Therefore, after economic liberalization, Brazil’s short-term economic policy is based on price stability. Under the inflation target system, interest rates are the only monetary policy tool. In order to control inflation, there is an upward bias in interest rates, and the real exchange rate is overvalued. Interest rates and exchange rates affect the capital formation of the manufacturing sector in terms of supply. On the demand side, economic liberalization opened up the market, and Brazilian manufactured goods lost in competition with foreign homogenous products. Foreign high-tech manufactured goods entered Brazil to replace domestic production, making Brazil’s domestic manufactured goods Reduced demand. The above two changes are not conducive to Brazil’s technology catch-up, the result is the shrinking of Brazil’s industry and manufacturing, “de-industrialization” and “de-manufacturing.”

Institutional suitability and development path

In the first half of the 19th century, major Latin American countries declared independence and were the first developing economic group in the world to embark on the path of capitalist development. The economies of these countries are generally fragile, and their dependence on developed economies in Europe and America is serious. Development strategies and institutional choices are also marked by the imprint of advanced economies. Under the guidance of the United Nations Economic and Social Commission for Latin America (ECLAC) under the structural theory of “central-periphery” theory, Latin American countries have adopted an import substitution industrialization strategy for too long, delaying the timing of transformation, and providing neoliberal access to Latin America. convenient. Since then, Latin American countries under the guidance of the “Washington Consensus” have reformed, opened up the market, reversed the recession brought about by the debt crisis, and the economy resumed growth. In the economic reforms that began in the 1990s, Latin American countries have also followed monetary policy and adopted inflation targeting. However, while being more integrated into the global economy, Latin American countries have also deepened their reliance on the global economy, especially in response to fluctuations in international financial markets. From the perspective of institutional suitability, neglecting the relevant systems blindly from developed countries as the particularity of emerging economies is a deep-seated reason for their loss again on the road of development.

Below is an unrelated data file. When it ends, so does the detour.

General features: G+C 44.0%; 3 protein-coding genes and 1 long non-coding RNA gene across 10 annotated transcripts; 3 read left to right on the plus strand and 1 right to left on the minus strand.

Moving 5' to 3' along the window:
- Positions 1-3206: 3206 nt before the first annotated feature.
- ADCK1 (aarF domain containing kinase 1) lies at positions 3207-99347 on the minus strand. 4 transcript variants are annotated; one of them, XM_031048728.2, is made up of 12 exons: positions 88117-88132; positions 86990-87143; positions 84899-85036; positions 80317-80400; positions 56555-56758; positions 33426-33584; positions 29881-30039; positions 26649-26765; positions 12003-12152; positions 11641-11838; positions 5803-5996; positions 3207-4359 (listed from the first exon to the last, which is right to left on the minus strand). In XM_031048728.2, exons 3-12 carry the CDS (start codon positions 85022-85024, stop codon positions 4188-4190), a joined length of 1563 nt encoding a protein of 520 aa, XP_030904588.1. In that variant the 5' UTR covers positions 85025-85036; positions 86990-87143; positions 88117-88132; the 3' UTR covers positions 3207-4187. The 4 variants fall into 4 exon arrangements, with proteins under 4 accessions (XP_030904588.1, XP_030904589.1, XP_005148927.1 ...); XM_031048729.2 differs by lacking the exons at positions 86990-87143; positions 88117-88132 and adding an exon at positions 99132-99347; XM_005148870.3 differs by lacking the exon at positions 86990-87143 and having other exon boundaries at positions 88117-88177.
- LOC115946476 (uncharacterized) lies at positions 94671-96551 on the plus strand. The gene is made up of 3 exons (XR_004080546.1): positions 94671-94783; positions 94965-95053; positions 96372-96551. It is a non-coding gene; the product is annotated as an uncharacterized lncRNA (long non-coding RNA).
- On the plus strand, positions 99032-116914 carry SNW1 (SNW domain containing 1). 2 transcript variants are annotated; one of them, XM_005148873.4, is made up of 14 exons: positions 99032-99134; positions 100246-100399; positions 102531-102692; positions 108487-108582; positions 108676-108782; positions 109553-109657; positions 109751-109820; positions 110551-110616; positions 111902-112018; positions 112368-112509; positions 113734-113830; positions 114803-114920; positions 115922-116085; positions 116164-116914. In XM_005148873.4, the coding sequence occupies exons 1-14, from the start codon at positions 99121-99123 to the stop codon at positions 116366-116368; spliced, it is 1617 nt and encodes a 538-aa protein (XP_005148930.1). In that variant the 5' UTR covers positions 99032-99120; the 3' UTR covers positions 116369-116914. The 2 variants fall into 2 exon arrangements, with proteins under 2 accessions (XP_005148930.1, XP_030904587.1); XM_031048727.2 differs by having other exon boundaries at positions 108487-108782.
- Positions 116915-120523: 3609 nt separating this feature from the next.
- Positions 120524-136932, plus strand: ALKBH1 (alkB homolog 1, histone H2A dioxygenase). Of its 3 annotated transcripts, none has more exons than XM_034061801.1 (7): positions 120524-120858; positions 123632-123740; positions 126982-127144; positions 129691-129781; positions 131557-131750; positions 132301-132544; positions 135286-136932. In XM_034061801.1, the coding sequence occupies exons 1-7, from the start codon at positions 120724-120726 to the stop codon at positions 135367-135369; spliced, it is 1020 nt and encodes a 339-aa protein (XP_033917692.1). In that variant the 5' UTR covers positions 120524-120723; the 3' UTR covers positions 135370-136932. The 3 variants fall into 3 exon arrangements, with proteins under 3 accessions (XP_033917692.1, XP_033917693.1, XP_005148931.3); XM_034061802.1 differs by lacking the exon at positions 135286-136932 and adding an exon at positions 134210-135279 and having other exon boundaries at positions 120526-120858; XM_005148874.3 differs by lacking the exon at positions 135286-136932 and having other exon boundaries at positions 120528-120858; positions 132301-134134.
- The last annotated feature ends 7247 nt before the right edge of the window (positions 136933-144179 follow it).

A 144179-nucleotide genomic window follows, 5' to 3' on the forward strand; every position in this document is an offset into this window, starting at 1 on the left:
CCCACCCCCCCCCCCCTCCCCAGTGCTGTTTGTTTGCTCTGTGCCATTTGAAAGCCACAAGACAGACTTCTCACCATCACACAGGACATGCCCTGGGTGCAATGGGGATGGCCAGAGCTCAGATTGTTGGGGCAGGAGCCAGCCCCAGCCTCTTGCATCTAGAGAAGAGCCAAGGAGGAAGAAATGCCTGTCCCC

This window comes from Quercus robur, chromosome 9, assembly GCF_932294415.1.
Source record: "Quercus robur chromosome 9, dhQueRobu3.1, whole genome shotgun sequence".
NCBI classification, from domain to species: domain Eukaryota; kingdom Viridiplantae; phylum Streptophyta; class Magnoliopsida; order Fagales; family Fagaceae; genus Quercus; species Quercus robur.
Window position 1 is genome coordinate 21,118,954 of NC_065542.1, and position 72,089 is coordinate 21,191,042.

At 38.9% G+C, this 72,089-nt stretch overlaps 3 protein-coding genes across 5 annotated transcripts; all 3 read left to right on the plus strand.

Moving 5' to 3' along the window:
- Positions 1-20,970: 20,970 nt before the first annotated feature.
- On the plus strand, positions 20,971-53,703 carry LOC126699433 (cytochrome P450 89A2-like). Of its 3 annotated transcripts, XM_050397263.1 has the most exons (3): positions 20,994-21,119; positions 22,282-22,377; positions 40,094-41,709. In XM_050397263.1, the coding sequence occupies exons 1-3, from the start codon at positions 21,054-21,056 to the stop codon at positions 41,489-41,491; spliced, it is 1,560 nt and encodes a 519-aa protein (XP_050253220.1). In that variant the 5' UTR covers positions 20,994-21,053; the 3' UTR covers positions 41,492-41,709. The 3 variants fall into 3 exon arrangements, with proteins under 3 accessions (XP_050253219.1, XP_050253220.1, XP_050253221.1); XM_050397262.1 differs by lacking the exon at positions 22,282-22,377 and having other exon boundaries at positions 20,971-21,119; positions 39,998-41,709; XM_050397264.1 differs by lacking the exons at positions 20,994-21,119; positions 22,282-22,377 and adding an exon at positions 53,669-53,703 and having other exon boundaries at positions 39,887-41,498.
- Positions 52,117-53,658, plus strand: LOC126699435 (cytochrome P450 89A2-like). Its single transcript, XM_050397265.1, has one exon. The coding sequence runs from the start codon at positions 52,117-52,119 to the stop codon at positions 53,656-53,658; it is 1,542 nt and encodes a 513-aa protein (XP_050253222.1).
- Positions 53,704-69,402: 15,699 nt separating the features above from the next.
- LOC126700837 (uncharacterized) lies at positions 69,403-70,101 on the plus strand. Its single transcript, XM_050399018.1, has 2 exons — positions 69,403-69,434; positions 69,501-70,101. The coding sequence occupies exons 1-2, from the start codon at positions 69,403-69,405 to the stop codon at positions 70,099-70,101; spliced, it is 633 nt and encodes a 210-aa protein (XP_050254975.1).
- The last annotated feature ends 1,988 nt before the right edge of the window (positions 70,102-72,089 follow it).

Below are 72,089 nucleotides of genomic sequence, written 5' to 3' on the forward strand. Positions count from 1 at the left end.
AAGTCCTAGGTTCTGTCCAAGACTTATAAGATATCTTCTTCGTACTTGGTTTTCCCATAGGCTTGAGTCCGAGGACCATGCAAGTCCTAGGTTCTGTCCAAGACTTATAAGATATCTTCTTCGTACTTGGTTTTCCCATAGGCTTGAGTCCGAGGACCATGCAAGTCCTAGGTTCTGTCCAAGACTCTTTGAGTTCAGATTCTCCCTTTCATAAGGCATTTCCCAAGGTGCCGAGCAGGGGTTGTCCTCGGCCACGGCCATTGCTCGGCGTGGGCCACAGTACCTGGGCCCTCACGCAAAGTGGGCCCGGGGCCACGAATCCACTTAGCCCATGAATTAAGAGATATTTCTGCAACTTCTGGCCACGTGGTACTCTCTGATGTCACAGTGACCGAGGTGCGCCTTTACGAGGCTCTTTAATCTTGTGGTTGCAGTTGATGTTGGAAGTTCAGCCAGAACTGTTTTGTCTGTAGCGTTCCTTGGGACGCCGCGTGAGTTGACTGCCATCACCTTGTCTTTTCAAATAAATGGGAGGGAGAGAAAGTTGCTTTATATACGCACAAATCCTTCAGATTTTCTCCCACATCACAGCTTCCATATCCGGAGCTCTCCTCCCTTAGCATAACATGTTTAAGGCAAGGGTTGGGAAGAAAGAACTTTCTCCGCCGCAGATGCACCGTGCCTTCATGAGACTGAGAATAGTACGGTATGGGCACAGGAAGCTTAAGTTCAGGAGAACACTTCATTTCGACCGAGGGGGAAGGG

The development of Brazil since the 1990s shows that the marketization and economic liberalization reform under the guidance of neoliberalism, although helping Brazil achieve economic stability in the short term, failed to achieve long-term development and failed to help Brazil complete its modernization. . Brazil achieved economic stability after the implementation of the Real program, and at the turn of the century, it stabilized domestic expectations by allowing exchange rate fluctuations and inflation targeting, and achieved success in the short term. However, for emerging economies including Brazil, the particularity of the domestic economic structure and the “periphery” of the international economy for a long time are greatly affected by international shocks and there is pressure for long-term exchange rate overvaluation. This is because Brazil has been affected by long-term inflation for more than half a century, and price stability has always been at the heart of economic policy. Although the inflation target system is implemented, unlike the developed countries, Brazil has to balance the inflation rate with the exchange rate stability, which leads to the “abnormality” of its inflation-targeted monetary policy. On the other hand, long-standing currency mismatches and maturity mismatches in Latin American countries such as Brazil have led to instability in their financial systems and frequent exchange rate fluctuations. For example, data from the World Bank show that in the fourth quarter of 2018, Brazil’s foreign currency-denominated external debt totaled $513.425 billion, while the local currency-denominated external debt was only $152.352 billion. Whether it is denominated in local currency or foreign currency, long-term debt ratio is over 90%. The particularity of the debt structure makes the influence of exchange rate fluctuations magnified. Therefore, the central bank had to intervene in the foreign exchange market in order to stabilize prices.